It's time for a new driveway. Should you go with the same material you've used in the past, or try something new? To help you decide, it's a good idea to weigh the pros and cons of each material you're considering.
If your debate is between asphalt and gravel, we've already done the research for you. Check out this gravel vs asphalt driveway guide. Our suggestions can help you make the best decision for your next driveway project.
Gravel and asphalt driveways couldn't be more unalike in terms of appearance.
Gravel driveways are made of loose rocks that are spread across the area. The rocks are usually small but can vary in size depending on the mix that you choose. Driving along a gravel driveway can kick up clouds of dust. Some people don't appreciate that view — nor the layer of dust that settles on their vehicles. An option to this is installing an oil & stone driveway. A layer of hot oil is applied followed by an application of stone, which is then compacted by a roller. Some customers like 2 coats of the oil and stone for a longer lasting driveway.
Hot asphalt is a mixture of small aggregates, sand and a liquid asphalt binder. When the mixture cools, it forms a hard, smooth surface. New asphalt driveways are flat and black. For homeowners who want a driveway with a uniform look, asphalt is the way to go.
No matter your driveway material, it's a good idea to have professionals properly prepare the base before placing the top layer. A strong foundation can help extend the life of your surface.
At first glance, spreading gravel, one might think is an easy DIY project. But, you'll probably get a better result, including improved water drainage, if you hire a professional.
Asphalt definitely calls for a professional installation. Professional teams have the heavy equipment, tools and labor force with expertise, to lay asphalt quickly and efficiently while the material is still hot and pliable.
All driveways need attention now and then. As you compare maintenance requirements for gravel vs asphalt driveway, consider which upkeep commitment would better fit your lifestyle.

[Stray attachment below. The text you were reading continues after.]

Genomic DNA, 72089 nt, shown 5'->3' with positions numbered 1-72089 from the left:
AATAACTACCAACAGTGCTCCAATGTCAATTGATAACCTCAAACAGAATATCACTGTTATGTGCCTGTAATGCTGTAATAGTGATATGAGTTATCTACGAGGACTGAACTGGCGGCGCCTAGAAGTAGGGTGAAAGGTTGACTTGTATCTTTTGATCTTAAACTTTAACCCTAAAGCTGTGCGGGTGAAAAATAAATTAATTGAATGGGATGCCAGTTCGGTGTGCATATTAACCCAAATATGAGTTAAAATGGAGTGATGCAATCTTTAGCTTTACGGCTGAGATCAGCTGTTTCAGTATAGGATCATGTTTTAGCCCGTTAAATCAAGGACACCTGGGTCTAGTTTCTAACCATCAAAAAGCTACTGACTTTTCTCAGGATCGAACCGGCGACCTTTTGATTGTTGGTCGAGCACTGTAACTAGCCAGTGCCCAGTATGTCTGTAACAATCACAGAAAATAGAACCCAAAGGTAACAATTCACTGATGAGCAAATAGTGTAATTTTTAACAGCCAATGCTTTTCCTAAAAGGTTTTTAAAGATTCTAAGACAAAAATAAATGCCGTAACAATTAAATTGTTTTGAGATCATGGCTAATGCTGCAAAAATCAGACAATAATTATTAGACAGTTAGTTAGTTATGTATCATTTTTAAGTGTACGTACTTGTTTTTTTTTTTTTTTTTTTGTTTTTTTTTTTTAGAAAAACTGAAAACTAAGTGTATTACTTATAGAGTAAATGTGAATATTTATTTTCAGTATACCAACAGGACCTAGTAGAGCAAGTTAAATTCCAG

Gravel driveways are prone to potholes and grooves. These dips and bumps can make for a rough driving surface, so you should fill them in as soon as possible. Early on, you may be able to fill the depressions with just a few scoops of additional gravel. If you let the problem areas go too long, repairing them will be a much bigger job.
Also, gravel driveways aren't good at keeping out weed and grass growth. You may need to regularly spray the surface or pluck stray sprouts.
Asphalt driveways can develop cracks. To maintain the driveway, it's smart to fill the cracks. As with gravel potholes, the sooner you attend to this task, the better.
In addition, professionals recommend adding a new sealcoating layer to your driveway now and then. It will improve the surface's water resistance, extend its lifespan and restore the deep black color. For the quickest, easiest option, call on a professional company to handle this task.
Does your region see extreme hot or cold during the year? If so, you'll want to factor that into your new driveway plans.
Snowy weather means shoveling and plowing. Those activities can be rough on gravel driveways. The small stones can easily become dislodged. Maintenance is needed to sweep back gravel into the driveway, which is easily displaced during plowing or shoveling.
Plowing asphalt is easy, though, because of its smooth, flat nature. Even as the ground freezes and thaws, asphalt is ok, because of its flexible nature. If cracks do occur, they can be patched in the spring.
On the other hand, extreme heat may soften an asphalt driveway. That can leave it susceptible to imprints or scuff marks.
If you live in an area that's hot and humid for much of the year, gravel may be a good choice. For those who live in temperate or chilly climates, asphalt is likely to be a more reliable choice that can hold up the demands of winter maintenance.
Gravel driveways can last for a long time with the proper upkeep. You'll need to add gravel to your driveway every few years. Small stones may need to be replenished once a year. Heavier gravel may still need to be refreshed every two to four years.
With proper maintenance, an asphalt driveway often serves homeowners well for 10 to 20 years. Sealcoating the driveway every five years or so can help keep the surface strong and attractive during that time. If more extensive repairs are needed, resurfacing can be a cost-affordable alternative to a premature driveway replacement.
Both gravel and asphalt driveways can fit into a budget-conscious remodeling project. According to some estimates, the average price per square foot is just under $4.00 for gravel driveways and just over $5.00 for asphalt driveways.
If you're working with limited funds, you may have to go with gravel. Those who have a little more wiggle room may want to choose the smooth appearance and low maintenance of asphalt.
Even though asphalt may cost a bit more upfront, the expenses may even out over time. Adding a new layer of gravel every year or two can add up, especially in comparison to the less-frequent need for asphalt resealing.
Gravel vs Asphalt Driveway: Which Is Best for You?
Based on these pros and cons, which material wins the gravel vs asphalt driveway comparison for you? Many homeowners choose asphalt because of its durability, affordability and low maintenance requirements.
For all your driveway needs, contact PALERMO PAVING in Bellport, NY.
While asphalt is our specialty, we offer a range of services. Our experts will work with you to determine the best driveway surface for your property.